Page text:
We have been visiting anchorages faster then I can write about them. Not that this is a horrible problem to have, but I’m sure it is tough on my readers who are expecting frequent updates. We are now in our 4th anchorage since I last posted. So, onto the details!
We finally managed to quit staring at the scenery at Hanavave Bay (the aforementioned Bay of Virgins) and took the dinghy ashore for some exploring. The town spread back from the water, with small side streets branching off the main street running up the valley away from the water. This appears to be a very typical layout for the towns, a central cement street in the middle of the town. As far as I can tell, they do not use the concept of city blocks in in their towns. And has also proved the norm, the town was clean and well kept. Sure, you can find a bit of litter if you look for it, but the villages are tidy and many of the houses have landscaped yards. Somehow I had it in my mind that there would just be clearings in the jungle with a home in the middle of them, but most houses have both decorative and fruit bearing plants in the yard. Another surprise is the amount of newer 4wd vehicles, mostly Toyota and Mazda pickups with the occasional Range Rover thrown in. While my island tour on dirt roads and the frequency of rainfall explain the 4wd, the recent vintage and amount of vehicles is unexpected.
I made these observations as we hiked up to a waterfall, which while quite high was more of a water running down a mossy cliff than an actual waterfall. Probably more interesting to us than the waterfall were the fresh water prawns and eel that we saw in the pool at the base of cliff. The eel was probably 18 inches long, and not as shy as expected. Melody dipped a waterproof camera underwater to take a picture and it swam towards her, and later caught Cassie off guard by slithering over her foot which was actually out of the water.
Once we exited the jungle we continued to walk up the valley on the paved road. The next village lay 10 miles away by road, and the word in the anchorage was to hire a local dinghy to take us the 3 miles via water to the village and hike back, as the road gains elevation at a more gentle rate in that direction. But since no one seemed eager to test their French, we just started walking towards the town of Omoa and quickly found out what a more aggressive elevation gain meant. Burning quads. Still, our relentless climb soon brought us views of the town we had walked through, followed by the anchorage and even Hiva Oa in the distance. We finally walked out to a radio tower on one of the ridges and felt like that was enough of an accomplishment and turned back. Shortly after a pickup truck drove by heading the same direction, slowed and stopped and after an exchange of Bon Jours, we climbed in the back in part because the driver seemed to expect us to, and in part because walking down a steep hill isn’t really much easier than walking up.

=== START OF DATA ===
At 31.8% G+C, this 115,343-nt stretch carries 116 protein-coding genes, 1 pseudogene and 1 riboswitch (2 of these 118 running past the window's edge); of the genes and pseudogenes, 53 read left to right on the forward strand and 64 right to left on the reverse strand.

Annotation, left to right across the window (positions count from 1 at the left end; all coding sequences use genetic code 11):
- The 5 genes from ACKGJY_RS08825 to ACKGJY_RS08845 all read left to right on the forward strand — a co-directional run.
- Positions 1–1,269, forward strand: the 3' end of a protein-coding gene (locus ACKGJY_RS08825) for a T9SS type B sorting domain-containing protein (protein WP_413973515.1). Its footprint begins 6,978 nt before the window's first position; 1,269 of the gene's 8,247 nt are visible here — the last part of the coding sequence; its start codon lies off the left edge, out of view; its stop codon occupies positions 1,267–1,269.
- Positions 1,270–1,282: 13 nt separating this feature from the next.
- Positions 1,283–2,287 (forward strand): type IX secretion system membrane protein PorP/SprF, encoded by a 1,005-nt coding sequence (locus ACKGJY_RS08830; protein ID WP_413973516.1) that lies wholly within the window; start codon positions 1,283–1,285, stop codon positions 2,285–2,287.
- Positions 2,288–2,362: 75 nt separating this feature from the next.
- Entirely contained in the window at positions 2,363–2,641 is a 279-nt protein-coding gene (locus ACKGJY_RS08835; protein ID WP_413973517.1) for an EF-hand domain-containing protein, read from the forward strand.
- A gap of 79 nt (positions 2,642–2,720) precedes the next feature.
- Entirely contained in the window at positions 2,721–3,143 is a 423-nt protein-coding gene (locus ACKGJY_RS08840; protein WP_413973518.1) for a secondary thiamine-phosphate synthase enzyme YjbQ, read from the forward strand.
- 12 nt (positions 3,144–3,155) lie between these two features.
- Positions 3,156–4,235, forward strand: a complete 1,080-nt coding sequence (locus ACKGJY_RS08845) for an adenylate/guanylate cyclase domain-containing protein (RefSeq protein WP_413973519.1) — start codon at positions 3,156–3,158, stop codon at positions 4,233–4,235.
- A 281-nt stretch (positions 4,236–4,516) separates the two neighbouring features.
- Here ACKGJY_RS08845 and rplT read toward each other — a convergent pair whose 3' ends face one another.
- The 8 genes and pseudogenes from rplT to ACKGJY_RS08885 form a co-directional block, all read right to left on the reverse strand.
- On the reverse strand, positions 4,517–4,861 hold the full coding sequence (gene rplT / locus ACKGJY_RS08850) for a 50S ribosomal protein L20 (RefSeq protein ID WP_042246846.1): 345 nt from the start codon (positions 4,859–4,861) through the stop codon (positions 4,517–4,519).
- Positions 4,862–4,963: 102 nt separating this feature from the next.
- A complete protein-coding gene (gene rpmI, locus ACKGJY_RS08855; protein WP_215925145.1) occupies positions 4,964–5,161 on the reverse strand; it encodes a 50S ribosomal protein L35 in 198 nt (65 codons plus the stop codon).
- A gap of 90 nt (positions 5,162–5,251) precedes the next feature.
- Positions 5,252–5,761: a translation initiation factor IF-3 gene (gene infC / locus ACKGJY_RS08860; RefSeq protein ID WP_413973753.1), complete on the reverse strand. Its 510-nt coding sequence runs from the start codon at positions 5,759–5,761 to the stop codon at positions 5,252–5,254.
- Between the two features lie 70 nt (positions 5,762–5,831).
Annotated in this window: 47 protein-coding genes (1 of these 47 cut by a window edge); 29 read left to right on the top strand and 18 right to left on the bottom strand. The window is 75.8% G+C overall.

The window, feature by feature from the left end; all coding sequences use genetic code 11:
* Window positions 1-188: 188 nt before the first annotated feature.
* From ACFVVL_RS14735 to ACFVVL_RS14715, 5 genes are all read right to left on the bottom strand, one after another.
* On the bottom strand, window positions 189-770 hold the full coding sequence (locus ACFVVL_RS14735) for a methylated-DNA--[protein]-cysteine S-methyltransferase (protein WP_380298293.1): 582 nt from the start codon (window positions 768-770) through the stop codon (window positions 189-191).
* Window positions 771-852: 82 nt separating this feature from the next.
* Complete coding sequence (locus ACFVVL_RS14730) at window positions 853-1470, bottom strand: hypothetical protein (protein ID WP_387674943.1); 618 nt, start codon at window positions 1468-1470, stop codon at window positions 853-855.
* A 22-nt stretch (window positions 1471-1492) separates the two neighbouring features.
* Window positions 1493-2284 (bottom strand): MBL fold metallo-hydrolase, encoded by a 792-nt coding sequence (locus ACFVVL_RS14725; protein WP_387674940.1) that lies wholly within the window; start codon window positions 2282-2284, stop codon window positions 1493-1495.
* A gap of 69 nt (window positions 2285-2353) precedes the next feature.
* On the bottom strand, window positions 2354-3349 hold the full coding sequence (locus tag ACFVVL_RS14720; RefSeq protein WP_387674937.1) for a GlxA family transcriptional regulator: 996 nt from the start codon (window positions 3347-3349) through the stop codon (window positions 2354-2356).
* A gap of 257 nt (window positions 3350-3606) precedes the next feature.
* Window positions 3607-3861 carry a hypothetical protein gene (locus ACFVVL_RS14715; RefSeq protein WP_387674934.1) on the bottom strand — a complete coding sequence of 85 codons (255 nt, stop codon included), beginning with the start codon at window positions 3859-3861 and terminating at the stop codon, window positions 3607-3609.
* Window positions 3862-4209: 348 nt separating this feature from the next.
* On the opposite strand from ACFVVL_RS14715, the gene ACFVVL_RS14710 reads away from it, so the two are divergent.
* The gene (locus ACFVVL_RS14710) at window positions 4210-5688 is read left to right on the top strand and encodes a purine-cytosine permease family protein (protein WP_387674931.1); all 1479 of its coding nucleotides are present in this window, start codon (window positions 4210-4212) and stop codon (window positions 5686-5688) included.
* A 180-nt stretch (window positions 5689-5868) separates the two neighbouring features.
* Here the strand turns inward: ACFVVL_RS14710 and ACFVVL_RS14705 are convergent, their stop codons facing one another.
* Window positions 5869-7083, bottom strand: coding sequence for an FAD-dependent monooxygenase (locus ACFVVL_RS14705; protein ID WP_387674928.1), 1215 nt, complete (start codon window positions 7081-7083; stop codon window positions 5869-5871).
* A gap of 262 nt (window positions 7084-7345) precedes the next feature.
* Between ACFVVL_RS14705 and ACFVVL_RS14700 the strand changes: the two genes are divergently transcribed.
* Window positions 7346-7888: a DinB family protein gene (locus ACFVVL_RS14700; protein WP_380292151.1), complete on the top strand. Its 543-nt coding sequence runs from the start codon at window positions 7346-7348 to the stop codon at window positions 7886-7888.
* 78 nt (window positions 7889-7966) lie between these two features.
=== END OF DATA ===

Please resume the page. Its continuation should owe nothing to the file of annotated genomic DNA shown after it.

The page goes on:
After a pretty sound nights sleep on all our parts, we headed to Omao by boat the next morning. Apparently some construction has been done since our guide book had been written as we were warned of a difficult beach landing so we were happy to find a breakwater and easy dinghy landing, actually quite modern with solar powered street lights. We were looking for the local craft, cloth made out of bark named Tapas. Our timing was a little off since we were there on a Sunday in a predominantly Catholic community, but after a little asking around some women led us to a house and the handicrafts started appearing. I think several of the women went to their homes to bring some samples of their work in hopes of a sale. While I found a couple kitties with some beautiful markings a bit more interesting, some of the Tapas and hand carved bowls and Tikis were worth viewing. The Tapas have patterns, similar to the Marquesian tattoos, some abstract and some with recognizable items such as dolphins or sharks.